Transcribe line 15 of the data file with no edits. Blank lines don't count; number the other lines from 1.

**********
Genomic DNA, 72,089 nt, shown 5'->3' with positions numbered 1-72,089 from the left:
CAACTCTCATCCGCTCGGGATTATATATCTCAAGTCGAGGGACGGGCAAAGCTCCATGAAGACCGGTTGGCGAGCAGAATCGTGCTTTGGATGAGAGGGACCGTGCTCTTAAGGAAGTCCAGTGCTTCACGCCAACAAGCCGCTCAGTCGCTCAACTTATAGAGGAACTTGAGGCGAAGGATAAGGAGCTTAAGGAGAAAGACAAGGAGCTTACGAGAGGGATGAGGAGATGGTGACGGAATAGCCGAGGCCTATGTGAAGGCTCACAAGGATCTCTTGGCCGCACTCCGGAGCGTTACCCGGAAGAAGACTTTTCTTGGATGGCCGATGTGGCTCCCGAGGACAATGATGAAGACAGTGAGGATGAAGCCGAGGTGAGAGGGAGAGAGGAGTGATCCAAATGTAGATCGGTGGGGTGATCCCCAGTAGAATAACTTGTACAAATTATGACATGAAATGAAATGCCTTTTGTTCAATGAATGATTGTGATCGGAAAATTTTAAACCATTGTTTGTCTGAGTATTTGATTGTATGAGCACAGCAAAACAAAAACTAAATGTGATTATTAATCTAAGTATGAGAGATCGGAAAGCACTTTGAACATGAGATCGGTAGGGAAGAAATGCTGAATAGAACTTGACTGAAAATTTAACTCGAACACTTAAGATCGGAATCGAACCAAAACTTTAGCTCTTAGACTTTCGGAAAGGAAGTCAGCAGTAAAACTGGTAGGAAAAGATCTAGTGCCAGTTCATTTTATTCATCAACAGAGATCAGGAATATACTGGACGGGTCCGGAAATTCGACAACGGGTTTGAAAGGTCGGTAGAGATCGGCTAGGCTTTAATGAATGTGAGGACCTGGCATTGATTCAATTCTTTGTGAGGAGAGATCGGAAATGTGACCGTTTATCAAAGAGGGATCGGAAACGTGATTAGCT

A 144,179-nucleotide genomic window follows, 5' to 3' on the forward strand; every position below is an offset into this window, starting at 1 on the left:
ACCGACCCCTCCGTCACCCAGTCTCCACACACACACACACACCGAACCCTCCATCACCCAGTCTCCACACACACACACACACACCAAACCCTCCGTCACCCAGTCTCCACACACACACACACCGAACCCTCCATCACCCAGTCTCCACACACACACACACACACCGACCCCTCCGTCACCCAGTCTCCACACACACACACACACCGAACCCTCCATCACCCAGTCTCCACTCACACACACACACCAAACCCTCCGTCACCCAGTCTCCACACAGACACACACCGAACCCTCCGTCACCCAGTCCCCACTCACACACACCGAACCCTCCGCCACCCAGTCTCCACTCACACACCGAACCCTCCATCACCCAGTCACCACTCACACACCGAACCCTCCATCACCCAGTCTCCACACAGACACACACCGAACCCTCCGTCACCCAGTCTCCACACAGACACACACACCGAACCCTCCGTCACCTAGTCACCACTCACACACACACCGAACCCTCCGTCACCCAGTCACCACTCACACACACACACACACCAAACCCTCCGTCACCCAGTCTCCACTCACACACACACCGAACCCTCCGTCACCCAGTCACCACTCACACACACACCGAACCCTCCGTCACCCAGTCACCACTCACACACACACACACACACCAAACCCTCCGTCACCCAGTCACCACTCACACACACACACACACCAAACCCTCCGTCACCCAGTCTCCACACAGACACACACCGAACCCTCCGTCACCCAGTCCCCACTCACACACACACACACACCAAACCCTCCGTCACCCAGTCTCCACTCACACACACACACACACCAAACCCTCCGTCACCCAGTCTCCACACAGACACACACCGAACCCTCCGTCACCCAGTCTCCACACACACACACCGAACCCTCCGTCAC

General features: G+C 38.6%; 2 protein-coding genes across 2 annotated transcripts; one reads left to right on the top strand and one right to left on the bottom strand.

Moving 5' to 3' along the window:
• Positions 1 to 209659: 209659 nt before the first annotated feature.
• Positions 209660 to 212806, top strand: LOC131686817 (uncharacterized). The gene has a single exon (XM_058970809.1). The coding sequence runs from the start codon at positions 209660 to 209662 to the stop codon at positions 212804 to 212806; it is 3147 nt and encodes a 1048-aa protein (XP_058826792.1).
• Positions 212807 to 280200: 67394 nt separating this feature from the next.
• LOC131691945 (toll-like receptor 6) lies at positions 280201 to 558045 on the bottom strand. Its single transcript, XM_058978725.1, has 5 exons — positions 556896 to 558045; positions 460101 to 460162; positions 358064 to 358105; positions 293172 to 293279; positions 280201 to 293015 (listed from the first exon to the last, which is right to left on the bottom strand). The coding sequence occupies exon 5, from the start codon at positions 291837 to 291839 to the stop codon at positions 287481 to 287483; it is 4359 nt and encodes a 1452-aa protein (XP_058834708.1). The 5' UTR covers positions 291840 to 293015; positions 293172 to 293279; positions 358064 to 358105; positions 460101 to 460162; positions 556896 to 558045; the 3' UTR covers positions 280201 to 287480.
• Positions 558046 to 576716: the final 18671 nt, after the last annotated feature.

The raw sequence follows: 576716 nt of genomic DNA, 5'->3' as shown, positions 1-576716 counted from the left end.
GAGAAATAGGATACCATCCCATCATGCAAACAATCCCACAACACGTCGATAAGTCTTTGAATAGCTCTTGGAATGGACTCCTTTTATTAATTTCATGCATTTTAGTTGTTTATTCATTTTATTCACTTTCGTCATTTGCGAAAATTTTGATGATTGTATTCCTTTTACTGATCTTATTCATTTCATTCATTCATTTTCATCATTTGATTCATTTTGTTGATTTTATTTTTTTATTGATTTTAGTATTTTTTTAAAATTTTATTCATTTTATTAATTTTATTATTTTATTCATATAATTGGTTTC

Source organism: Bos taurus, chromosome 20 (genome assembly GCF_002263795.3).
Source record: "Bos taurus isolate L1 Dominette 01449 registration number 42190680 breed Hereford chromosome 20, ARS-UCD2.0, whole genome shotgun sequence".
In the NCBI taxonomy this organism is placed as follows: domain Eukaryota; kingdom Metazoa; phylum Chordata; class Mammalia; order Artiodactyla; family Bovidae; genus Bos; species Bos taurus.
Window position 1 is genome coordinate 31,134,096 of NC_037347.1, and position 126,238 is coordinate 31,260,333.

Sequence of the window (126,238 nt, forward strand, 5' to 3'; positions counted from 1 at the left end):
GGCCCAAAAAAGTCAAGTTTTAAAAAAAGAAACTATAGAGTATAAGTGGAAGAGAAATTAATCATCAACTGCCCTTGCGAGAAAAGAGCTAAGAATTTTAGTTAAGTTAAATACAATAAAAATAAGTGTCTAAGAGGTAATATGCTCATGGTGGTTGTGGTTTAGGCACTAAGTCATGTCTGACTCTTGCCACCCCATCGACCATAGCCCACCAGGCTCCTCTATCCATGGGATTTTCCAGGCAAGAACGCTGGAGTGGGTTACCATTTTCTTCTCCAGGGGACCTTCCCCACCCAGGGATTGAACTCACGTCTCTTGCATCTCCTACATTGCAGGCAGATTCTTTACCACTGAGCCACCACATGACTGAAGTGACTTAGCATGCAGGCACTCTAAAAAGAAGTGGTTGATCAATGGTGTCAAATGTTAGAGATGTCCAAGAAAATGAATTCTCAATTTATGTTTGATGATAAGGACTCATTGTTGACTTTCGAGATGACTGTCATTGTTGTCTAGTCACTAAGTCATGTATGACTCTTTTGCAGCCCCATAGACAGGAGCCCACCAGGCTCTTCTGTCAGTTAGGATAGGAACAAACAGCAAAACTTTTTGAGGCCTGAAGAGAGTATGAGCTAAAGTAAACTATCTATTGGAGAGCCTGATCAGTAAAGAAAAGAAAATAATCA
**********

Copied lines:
Source record: "Bos taurus isolate L1 Dominette 01449 registration number 42190680 breed Hereford chromosome 20, ARS-UCD2.0, whole genome shotgun sequence".